Stephen J.LurieMD, PhD, Senior EditorIndividualAuthorJody W.ZylkeMD, Contributing EditorIndividualAuthor
To the Editor: The Activity Counseling Trial
Research Group1 reported that among subjects
randomized to receive advice about exercise, the proportion of patients "meeting
physical activity goals" (defined as moderate or vigorous activity 5 or more
days a week) between baseline and 24 months increased from 1.5% to 16.4% among
men and from 0.8% to 14.3% among women, representing relative increases of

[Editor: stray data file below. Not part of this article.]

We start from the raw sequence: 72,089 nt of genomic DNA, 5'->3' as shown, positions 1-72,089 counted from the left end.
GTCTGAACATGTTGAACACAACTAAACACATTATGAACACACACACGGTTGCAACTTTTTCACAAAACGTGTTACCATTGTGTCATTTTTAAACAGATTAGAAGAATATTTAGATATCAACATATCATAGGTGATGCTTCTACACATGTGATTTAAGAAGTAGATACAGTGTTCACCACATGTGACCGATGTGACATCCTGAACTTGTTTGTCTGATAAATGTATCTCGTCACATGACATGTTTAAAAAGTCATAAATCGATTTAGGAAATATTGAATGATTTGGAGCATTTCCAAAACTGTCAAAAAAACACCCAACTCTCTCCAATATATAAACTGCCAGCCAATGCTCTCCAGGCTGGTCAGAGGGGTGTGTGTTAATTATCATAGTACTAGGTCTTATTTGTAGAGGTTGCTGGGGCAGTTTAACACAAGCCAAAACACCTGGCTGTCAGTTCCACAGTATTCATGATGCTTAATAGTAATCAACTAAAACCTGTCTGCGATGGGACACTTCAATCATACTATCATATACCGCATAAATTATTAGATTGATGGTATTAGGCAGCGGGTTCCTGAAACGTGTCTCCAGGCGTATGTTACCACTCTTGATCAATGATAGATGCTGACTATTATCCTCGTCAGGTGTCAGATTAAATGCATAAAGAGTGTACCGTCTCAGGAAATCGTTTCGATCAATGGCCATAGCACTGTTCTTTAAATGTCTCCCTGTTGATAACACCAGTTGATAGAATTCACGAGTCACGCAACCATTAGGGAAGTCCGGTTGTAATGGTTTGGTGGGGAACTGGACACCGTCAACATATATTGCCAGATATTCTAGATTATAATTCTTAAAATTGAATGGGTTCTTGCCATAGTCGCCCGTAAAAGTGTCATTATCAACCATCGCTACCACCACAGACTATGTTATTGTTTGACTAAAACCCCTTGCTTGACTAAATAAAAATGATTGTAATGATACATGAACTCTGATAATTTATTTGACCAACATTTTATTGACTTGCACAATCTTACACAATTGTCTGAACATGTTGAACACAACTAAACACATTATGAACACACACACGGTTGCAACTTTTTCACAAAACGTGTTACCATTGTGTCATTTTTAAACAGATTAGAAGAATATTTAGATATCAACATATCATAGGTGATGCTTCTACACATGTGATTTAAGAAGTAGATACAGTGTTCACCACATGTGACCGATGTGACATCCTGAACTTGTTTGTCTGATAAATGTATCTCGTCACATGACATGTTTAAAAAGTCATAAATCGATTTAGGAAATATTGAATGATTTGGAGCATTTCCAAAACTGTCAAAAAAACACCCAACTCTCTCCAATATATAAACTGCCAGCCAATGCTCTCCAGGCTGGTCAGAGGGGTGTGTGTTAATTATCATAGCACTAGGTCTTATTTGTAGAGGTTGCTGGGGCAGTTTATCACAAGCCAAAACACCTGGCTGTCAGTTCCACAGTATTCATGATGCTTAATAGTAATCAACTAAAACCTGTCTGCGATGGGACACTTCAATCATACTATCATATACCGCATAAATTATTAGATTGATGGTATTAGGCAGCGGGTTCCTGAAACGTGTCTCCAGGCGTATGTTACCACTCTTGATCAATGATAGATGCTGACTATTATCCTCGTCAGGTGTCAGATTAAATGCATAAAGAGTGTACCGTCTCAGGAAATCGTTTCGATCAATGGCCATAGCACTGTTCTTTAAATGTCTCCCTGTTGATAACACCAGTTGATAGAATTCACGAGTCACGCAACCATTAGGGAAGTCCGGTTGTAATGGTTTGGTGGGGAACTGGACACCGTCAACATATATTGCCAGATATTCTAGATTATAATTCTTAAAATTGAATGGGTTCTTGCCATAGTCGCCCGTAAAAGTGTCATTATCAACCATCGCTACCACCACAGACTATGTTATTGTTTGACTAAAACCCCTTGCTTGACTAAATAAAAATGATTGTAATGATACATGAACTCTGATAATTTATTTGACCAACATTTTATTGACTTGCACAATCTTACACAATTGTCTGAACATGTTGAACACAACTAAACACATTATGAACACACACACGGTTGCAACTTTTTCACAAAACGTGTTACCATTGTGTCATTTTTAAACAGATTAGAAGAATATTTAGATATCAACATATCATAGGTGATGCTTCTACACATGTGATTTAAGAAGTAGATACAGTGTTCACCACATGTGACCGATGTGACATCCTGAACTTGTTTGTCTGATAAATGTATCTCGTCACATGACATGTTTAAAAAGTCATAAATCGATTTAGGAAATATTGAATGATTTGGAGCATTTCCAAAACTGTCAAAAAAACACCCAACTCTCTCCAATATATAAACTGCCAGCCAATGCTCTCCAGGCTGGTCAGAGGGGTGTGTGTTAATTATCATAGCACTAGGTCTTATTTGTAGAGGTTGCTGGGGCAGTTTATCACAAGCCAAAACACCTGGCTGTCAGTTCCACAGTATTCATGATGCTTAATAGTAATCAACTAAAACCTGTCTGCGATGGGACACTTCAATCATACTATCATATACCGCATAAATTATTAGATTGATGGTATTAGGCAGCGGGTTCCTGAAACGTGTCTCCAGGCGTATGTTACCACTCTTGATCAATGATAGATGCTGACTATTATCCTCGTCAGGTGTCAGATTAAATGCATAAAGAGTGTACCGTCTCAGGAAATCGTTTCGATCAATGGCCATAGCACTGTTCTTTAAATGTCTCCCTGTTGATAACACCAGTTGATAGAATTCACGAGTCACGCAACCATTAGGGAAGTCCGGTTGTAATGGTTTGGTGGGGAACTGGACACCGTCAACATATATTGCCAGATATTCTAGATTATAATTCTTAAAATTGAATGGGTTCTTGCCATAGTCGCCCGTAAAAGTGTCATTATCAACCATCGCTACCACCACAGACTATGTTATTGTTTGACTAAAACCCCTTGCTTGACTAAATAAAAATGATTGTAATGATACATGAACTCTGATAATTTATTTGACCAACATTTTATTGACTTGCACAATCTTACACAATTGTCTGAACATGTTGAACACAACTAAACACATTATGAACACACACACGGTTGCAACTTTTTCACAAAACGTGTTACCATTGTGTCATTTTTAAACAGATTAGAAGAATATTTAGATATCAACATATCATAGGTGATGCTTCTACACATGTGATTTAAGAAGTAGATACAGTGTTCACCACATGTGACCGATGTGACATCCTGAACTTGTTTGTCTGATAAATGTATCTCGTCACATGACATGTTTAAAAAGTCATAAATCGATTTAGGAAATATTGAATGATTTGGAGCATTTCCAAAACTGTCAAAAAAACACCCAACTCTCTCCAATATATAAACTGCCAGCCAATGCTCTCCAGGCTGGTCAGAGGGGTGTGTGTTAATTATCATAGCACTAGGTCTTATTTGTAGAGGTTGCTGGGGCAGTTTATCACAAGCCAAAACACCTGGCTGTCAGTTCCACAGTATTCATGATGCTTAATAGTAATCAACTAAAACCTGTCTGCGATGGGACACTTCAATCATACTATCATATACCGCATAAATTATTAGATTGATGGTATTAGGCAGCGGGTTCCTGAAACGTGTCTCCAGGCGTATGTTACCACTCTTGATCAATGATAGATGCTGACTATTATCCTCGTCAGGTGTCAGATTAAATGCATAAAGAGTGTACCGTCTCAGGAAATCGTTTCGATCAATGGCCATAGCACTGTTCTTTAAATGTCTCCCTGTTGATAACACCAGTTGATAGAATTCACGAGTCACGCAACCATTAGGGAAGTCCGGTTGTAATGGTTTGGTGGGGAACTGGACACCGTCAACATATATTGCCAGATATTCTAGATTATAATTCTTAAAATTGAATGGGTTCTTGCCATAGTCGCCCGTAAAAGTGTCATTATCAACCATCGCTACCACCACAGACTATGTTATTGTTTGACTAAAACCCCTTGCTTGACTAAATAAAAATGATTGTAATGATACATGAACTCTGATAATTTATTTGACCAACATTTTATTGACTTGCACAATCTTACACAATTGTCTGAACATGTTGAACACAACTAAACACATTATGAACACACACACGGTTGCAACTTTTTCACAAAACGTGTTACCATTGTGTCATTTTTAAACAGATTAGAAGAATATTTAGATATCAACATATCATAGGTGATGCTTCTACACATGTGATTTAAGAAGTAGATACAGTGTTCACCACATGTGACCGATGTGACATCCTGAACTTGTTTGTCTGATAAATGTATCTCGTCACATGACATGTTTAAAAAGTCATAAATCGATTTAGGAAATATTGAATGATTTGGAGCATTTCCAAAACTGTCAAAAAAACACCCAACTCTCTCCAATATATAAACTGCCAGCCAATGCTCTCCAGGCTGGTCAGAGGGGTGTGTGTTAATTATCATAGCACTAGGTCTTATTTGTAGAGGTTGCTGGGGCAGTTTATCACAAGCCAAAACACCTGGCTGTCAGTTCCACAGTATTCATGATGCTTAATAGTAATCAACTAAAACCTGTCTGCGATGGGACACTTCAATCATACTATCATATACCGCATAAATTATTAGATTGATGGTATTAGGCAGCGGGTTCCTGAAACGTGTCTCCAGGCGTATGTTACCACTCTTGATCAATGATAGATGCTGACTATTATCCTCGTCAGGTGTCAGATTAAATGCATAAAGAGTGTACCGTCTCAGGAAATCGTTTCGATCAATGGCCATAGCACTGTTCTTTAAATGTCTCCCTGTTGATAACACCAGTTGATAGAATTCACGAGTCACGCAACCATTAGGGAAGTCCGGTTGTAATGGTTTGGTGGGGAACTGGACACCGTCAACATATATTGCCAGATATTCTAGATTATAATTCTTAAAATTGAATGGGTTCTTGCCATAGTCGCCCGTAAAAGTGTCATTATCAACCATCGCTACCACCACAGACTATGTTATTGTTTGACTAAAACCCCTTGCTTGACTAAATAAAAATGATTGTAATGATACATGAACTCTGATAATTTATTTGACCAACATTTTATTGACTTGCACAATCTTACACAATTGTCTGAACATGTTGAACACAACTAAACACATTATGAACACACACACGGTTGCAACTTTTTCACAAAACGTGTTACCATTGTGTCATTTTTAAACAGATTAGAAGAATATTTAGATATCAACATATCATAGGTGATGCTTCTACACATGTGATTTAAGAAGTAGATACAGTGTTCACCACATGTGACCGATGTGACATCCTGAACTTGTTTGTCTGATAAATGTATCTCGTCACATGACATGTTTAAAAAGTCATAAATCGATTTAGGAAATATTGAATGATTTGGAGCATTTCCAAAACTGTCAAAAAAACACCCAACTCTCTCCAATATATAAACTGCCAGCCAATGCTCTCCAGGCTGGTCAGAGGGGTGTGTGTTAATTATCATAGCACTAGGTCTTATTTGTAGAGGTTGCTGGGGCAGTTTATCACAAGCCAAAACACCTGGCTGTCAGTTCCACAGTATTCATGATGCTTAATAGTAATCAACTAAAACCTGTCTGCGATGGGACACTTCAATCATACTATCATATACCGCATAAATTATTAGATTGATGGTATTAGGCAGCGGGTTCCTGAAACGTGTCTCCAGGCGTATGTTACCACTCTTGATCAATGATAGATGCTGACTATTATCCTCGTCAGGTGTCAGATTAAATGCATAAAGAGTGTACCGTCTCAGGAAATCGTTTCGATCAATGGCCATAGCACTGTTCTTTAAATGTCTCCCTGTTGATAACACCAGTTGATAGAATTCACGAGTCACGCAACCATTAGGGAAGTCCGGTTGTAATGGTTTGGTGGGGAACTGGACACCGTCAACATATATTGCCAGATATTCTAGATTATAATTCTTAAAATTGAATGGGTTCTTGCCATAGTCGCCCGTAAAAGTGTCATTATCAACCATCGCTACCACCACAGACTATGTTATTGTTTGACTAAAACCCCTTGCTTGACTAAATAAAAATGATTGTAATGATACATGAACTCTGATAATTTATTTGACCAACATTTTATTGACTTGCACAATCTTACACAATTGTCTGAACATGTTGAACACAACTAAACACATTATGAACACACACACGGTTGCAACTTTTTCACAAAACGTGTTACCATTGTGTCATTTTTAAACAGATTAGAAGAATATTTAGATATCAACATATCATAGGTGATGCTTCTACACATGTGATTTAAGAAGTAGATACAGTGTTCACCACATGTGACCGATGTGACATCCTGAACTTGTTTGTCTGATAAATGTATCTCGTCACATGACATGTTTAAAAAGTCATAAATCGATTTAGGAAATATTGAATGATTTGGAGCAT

993% (men) and 1688% (women).We believe that the authors should have placed
much greater emphasis on changes from study subjects' baseline condition.
The authors' presentation makes the intervention appear fairly ineffective,
particularly in men, while an examination of the change from baseline makes
the results appear highly effective.
Robbins AS, Fonseca VP. Physical Activity Counseling in Primary Care. JAMA. 2001;286(21):2667-2668. doi:10.1001/jama.286.21.2665